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"Your 'reality', sir, is lies and balderdash and I'm delighted to say that I have no grasp of it whatsoever."
— Karl Friedrich Hieronymus, Freiherr von M√ľnchhausen

The Unix Philosophy

This is one of the most concise and practical articles on technical philosophy I have ever read. It's an excerpt from The Art of Unix Programming (that's a full-text link; Amazon link here) and it describes an overall methodology for solving complex programming problems: keep it simple. Effective software isn't cute, it isn't clever, and it isn't hard to understand. Effective software is written such that it does precisely what it is supposed to – no more and no less. Computers are tools that help us do human work; each piece in the workflow chain should work as expected or tell us why it cannot. The human sitting at the keyboard should understand what is happening so that computer can assist him.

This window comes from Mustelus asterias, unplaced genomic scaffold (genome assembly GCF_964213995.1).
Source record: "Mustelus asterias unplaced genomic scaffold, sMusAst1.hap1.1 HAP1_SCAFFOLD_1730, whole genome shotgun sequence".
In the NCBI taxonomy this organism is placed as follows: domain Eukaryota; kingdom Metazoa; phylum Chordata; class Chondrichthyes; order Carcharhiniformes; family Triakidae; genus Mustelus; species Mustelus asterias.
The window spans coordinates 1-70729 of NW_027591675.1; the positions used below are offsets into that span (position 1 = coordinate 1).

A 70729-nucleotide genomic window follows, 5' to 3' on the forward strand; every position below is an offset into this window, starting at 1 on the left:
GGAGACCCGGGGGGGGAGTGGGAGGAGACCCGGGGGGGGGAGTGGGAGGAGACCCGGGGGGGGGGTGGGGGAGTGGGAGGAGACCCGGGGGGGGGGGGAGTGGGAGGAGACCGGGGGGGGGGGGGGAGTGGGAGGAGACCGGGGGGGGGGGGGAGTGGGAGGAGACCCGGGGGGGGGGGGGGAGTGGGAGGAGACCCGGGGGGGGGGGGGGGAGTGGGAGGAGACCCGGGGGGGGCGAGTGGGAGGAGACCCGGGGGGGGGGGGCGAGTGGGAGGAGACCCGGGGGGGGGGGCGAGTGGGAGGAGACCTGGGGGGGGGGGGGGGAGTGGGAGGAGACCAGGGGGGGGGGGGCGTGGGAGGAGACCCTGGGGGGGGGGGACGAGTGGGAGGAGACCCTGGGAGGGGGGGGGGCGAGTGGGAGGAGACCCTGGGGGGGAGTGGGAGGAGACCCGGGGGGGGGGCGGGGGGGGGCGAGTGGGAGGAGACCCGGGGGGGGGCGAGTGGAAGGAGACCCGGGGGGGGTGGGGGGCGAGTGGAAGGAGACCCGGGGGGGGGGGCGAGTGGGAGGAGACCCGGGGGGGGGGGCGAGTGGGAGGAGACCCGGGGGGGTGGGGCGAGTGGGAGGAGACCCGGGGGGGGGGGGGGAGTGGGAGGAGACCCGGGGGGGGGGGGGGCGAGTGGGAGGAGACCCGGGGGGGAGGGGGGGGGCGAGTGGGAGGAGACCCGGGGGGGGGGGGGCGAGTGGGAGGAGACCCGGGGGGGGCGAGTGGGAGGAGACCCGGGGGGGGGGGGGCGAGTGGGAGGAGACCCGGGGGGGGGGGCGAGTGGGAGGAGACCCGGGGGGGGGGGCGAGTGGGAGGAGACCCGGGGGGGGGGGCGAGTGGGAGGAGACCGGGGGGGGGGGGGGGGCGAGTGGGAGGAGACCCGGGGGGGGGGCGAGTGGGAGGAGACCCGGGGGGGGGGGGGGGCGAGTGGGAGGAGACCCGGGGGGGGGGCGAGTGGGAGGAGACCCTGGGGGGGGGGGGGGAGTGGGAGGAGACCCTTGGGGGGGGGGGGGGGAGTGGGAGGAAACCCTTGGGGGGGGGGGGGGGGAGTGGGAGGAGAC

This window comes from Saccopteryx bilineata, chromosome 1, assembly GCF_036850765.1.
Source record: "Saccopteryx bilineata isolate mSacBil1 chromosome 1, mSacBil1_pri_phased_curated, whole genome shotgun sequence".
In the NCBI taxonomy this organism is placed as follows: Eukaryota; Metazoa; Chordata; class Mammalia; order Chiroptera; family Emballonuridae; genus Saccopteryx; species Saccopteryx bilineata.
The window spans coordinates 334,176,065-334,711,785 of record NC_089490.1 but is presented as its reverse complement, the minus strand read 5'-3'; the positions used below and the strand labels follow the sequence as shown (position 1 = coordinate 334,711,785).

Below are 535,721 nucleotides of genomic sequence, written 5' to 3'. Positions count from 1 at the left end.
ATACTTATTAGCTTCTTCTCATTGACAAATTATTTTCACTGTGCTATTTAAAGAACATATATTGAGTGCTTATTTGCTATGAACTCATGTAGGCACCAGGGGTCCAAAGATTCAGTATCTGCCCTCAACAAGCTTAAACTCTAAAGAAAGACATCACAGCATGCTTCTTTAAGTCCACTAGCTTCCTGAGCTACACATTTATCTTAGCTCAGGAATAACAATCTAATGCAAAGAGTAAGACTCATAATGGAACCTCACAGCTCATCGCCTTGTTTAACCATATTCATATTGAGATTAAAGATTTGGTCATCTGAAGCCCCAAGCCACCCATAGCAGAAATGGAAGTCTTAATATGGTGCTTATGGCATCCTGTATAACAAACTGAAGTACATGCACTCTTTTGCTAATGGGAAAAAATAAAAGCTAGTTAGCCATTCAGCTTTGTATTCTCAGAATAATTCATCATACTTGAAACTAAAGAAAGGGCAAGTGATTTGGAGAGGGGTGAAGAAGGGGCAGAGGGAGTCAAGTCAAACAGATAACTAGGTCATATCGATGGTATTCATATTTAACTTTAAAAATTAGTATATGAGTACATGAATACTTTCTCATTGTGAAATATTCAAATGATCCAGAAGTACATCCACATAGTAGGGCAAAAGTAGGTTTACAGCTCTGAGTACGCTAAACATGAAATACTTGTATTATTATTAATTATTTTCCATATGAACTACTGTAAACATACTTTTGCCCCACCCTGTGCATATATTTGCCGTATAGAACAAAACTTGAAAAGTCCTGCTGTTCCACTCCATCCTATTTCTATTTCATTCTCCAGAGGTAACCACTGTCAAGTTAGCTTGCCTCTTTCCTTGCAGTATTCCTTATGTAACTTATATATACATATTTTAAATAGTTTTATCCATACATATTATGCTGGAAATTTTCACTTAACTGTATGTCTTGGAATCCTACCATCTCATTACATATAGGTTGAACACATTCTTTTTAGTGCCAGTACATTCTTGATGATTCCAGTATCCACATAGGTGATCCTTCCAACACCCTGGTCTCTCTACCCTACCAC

Being a man who has sold his soul to Microsoft, you might think this a strange recommendation. After all, isn't the Redmond Behemoth known for at least stretching (if not throttling, bludgeoning and stomping on) these rules of minimalism? Perhaps. But I think what Microsoft has done well is demonstrate to the programming community that "least astonishment" from a user point of view is something quite different from what it means to an engineer. I recommend every programmer of every stripe read The Basics of the Unix Philosophy.

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Comments on The Unix Philosophy
  Comment from Blogger gnome at Tuesday, January 29, 2008 7:24:00 PM
Very enlightening. Reminded me of an introduction I've once read in a friend's C/C++ book written by the gentleman that actually created the language.

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The Red Bull Diary is the personal pulpit and intellectual dumping-ground for its author, an amateur game designer, professional programmer, political centrist and incurable skeptic. The Red Bull Diary is gaming, game design, politics, development, geek culture, and other such nonsense.